Researchers at the University of Stuttgart equiped with a neaspec microscope have now succeeded to observe switching processes at previously unattained nanometer resolution.
neaspec GmbH and Fraunhofer IPM have developed a ready-to-use terahertz system that is capable of achieving a spatial resolution of 30 nanometers in combination with neaspec’s near-field microscope – neaSNOM
Using nano-FTIR neaSNOM it could be shown that thin-film organic semiconductors contain regions of structural disorder. These could inhibit the transport of charge and limit the efficiency of organic electronic devices.
The neaSNOM microscope equipped with a THz illumination unit were applied in ultrafast spectroscopy to take snapshots of super-fast electronic nano-motion. The scientists were able to record a 3D movie of electrons moving at the surface of a semiconductor nanowire.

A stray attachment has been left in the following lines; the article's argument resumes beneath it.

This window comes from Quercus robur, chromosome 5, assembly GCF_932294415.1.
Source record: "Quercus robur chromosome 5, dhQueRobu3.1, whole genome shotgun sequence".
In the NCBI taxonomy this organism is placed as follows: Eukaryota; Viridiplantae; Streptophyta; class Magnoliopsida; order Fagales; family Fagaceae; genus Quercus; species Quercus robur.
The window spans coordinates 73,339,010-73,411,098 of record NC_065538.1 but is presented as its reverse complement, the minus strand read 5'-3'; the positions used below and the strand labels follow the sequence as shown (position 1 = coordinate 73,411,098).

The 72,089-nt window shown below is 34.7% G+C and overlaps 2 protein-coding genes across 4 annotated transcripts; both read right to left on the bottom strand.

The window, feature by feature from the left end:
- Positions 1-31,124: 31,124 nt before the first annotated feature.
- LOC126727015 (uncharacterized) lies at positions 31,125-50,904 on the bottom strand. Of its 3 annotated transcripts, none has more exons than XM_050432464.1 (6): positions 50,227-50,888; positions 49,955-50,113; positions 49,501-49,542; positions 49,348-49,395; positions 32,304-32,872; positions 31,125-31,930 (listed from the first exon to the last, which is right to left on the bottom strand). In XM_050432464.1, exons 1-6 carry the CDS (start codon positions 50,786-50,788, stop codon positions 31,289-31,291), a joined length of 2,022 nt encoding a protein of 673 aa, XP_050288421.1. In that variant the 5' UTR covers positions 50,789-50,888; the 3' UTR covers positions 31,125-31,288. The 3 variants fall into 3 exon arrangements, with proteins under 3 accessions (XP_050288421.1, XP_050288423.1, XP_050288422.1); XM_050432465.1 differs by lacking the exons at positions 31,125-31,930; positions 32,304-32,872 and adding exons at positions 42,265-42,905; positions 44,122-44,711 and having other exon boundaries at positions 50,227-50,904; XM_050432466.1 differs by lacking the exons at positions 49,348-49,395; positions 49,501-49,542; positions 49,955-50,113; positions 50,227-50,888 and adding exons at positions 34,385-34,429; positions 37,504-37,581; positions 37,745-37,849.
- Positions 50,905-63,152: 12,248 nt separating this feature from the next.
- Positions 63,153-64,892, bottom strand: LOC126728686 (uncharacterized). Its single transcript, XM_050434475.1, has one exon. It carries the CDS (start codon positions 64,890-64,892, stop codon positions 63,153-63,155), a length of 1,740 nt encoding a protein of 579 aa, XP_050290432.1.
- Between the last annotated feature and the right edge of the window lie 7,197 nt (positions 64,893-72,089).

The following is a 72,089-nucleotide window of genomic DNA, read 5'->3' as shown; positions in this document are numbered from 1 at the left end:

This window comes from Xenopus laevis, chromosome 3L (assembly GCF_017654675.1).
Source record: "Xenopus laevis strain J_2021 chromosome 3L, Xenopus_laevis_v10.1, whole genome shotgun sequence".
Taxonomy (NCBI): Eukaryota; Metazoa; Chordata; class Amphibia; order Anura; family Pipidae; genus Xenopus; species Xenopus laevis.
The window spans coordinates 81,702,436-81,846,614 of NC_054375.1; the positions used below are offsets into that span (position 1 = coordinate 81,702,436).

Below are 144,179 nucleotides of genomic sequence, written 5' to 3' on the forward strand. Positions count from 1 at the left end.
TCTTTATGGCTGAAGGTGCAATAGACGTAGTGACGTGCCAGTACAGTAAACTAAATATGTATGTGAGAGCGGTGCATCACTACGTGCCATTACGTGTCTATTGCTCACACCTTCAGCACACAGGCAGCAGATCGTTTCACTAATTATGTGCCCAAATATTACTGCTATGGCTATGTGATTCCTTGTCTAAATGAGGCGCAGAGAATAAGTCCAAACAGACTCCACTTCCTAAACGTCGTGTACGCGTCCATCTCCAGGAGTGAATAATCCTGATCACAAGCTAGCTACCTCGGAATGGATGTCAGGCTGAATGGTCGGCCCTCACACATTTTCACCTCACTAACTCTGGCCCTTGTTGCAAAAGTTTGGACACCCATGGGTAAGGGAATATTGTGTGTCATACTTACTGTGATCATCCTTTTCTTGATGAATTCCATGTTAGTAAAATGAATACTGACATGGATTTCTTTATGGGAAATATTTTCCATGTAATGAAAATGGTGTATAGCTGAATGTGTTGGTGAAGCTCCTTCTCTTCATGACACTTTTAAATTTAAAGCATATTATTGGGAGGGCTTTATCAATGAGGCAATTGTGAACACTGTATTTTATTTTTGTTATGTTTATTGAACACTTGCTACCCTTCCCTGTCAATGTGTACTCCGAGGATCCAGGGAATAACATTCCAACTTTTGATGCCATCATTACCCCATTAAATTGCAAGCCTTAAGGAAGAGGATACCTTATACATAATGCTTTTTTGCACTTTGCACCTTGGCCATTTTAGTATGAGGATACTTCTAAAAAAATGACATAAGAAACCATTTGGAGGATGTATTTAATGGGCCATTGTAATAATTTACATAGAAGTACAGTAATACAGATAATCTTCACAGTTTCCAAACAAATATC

Near-field microscopy at infared and terahertz frequencies allows to quantify free carrier properties at the nanoscale without the need of electrical contacts.
Based on their unique near-field spectral signature infrared-active materials can be identified with neaSNOM.
The high spatial resolution of infrared near-field microscopy allows for detailed studies of phase transitions in materials like the insulator-to-metal transition of vanadium dioxide (VO2) thin films.
Mapping nanoscale stress/strain fields around nanoindents in the surface of Silicon Carbide (SiC) crystals. Compressive/tensile strain occurs in bright/dark contrast respectively.